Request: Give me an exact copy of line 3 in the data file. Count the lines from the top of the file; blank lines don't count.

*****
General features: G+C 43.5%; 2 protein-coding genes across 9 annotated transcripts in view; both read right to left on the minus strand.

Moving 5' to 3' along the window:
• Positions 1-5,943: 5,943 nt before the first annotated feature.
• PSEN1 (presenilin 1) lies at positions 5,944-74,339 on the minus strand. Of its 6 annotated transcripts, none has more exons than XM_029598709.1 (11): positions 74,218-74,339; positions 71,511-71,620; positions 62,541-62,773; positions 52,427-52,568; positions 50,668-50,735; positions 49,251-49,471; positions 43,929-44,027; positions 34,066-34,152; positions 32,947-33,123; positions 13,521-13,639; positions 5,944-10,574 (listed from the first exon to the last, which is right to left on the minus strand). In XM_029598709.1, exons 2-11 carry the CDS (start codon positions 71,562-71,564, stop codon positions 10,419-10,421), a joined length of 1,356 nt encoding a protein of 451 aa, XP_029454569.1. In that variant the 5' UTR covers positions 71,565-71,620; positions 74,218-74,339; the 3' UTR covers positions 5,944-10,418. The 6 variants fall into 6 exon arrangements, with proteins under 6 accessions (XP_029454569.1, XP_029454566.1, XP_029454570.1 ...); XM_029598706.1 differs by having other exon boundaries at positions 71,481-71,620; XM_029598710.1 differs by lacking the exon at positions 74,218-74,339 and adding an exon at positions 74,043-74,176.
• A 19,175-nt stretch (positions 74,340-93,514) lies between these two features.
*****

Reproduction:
• Positions 1-5,943: 5,943 nt before the first annotated feature.